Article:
The Hidden World of the Typewriter

Before laptops and tablets came along, writers did their writing on clunky, unwieldy machines -- aids to work that were also works of art. 

George Bernard Shaw's Remington Noiseless 7x typewriter (James Joiner)

The typewriter is, among things, an archetype of today’s computers. But while computers are increasingly products of our disposable consumer culture assumed and built to be upgraded often  typewriters were built to last. While occasionally some innovation or another would pop up – a machine made noiseless or self-correcting or electric – the general idea remained the same. Fingers mashed down a key, the key drove a lever with the designated character on it toward an ink-saturated ribbon, and with a decisive clack the intended mark was made (provided the typist’s fingers were accurate). It was a physical interpretation of intention-meets-action, thought-meets-paper, and many users maintained an ongoing relationship with their typewriters for years.

So intense was this relationship between writers and their machines, in fact, that many people who made their careers out of writing never made the transition to computers; Hunter S. Thompson used a typewriter until his until his death in 2005. And Cormac McCarthy is still click-clacking away, after selling his Lettera 32, which he’d been writing on for close to 50 years, at a charity auction a few years back for $254,500 – and promptly receiving another of the same model from a friend for $20. It's unsurprising that he'd stay committed to the heavy, clunky producer of words. Computers and other digital tools may have brought ease to writing; they don't offer, however, the deliberation that typewriters do -- the forethought required to avoid the particular punishment of a typer: a piece of correction ribbon or dab of White Out be required to eradicate an erroneous mark or misplaced musing.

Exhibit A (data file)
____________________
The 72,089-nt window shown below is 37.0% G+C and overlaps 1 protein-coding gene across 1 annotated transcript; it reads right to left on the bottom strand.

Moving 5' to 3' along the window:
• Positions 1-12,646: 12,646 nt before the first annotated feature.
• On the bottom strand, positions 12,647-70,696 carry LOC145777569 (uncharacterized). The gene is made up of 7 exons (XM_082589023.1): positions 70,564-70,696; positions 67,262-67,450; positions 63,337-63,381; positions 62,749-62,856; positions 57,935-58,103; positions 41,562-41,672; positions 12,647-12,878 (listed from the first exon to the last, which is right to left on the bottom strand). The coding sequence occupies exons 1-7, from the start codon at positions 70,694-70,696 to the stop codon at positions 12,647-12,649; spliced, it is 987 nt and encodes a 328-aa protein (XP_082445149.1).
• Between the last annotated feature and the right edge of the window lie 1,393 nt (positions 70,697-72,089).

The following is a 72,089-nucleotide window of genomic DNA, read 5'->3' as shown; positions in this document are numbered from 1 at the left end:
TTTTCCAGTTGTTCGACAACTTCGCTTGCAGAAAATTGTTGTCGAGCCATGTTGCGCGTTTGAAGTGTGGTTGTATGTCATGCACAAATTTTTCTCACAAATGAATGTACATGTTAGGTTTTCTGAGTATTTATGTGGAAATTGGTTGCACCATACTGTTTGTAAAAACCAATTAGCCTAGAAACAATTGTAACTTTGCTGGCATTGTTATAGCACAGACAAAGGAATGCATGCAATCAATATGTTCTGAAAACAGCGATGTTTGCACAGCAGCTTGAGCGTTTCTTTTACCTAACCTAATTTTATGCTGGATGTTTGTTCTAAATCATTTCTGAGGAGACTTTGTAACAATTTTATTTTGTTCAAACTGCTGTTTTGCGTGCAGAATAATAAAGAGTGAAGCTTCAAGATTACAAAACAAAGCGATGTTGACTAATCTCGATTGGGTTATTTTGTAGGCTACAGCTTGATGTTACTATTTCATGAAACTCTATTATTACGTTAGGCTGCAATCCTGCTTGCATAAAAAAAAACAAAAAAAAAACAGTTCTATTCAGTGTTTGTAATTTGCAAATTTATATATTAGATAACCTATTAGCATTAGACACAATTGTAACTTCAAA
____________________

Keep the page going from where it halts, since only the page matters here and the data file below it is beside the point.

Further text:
There was a time that nearly every home and office had at least one typewriter, ready to tap out letters or lists, invoices or inspirations. Today, of course, the machines have gone the way of vinyl records, romanticized analog nostalgia, a sometimes-useful kitschy artifact with which to wax nostalgic. But, also like vinyl records, typewriters have their enthusiasts, cult followers and collectors drawn to their character and to the mystery of all the ideas and dreams that have been poured, or, rather, pounded, into them. Actor Tom Hanks is a collector, with a rumored 200 or more.

Ernest Hemingway, 1929 Underwood Standard: Hemingway once told Ava Gardner that the only psychologist he would ever open up to was his typewriter. (James Joiner)